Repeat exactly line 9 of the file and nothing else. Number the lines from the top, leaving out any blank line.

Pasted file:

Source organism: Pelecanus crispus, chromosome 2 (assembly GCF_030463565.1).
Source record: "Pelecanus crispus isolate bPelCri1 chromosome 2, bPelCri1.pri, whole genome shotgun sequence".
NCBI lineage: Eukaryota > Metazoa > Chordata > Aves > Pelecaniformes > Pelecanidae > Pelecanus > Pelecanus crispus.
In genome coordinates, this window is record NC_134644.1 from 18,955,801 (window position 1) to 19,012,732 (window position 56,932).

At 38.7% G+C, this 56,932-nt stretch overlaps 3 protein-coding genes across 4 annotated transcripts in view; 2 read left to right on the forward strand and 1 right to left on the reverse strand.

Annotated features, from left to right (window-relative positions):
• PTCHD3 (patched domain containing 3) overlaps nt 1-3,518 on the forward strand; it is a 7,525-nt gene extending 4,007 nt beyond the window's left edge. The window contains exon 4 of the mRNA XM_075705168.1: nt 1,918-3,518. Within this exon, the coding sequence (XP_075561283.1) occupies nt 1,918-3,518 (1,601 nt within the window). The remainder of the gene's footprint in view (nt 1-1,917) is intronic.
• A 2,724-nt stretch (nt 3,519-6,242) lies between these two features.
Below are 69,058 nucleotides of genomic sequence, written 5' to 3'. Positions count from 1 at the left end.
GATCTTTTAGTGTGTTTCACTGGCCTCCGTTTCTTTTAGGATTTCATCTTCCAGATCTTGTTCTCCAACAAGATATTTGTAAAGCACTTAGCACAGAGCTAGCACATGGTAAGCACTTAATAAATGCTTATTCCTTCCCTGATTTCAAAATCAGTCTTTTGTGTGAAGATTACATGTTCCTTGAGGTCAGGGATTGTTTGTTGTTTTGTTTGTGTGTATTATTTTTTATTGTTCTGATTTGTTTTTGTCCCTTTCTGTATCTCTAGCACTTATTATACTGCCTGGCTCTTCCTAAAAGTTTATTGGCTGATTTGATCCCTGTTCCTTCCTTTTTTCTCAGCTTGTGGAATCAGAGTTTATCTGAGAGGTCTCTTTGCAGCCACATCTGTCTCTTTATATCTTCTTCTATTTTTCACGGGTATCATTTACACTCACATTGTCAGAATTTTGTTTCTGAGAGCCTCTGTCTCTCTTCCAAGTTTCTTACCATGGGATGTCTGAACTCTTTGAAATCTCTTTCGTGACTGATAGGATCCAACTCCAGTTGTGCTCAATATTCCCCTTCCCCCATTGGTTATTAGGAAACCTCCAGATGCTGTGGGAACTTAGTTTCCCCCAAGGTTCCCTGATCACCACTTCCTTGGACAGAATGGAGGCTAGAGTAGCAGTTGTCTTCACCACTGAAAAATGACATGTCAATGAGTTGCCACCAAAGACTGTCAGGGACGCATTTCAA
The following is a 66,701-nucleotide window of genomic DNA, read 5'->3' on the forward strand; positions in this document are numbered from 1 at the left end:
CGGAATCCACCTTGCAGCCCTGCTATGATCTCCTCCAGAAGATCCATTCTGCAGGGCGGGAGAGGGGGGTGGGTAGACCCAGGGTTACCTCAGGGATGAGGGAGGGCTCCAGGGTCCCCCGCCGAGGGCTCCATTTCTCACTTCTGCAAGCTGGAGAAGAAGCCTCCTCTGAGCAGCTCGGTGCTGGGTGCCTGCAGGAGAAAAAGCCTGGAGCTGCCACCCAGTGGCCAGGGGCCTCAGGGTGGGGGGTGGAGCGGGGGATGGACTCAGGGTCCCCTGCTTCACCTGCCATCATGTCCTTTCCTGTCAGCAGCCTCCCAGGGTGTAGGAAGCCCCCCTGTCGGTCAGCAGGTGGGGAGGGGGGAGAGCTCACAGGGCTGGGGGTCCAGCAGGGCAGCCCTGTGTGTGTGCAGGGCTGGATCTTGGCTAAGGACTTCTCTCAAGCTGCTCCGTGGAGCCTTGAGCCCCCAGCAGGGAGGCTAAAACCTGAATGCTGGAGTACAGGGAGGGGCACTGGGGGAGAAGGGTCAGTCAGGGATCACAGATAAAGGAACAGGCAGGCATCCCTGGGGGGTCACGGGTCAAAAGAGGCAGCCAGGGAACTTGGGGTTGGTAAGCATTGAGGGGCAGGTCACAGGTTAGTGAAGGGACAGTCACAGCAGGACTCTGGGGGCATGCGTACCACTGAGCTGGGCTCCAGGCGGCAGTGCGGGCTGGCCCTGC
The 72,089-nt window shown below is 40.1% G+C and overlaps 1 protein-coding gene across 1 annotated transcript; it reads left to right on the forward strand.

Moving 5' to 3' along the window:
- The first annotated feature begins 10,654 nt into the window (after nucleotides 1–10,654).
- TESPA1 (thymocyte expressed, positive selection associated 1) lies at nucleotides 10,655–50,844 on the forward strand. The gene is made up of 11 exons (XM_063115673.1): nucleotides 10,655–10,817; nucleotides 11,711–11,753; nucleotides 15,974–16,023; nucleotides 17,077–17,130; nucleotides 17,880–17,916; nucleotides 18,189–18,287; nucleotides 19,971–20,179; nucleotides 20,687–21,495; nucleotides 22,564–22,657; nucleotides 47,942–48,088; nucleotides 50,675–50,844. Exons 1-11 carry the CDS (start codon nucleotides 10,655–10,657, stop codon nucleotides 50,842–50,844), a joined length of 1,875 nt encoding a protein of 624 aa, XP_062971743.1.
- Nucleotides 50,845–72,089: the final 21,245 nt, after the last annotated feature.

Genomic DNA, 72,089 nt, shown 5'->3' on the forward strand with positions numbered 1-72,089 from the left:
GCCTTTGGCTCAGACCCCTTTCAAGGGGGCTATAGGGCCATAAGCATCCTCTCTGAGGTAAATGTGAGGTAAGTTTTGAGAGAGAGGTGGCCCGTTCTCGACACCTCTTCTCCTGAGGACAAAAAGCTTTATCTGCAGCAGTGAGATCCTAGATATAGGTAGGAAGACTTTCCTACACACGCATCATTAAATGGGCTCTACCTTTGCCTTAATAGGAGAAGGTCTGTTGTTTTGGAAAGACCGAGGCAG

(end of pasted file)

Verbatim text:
Below are 69,058 nucleotides of genomic sequence, written 5' to 3'. Positions count from 1 at the left end.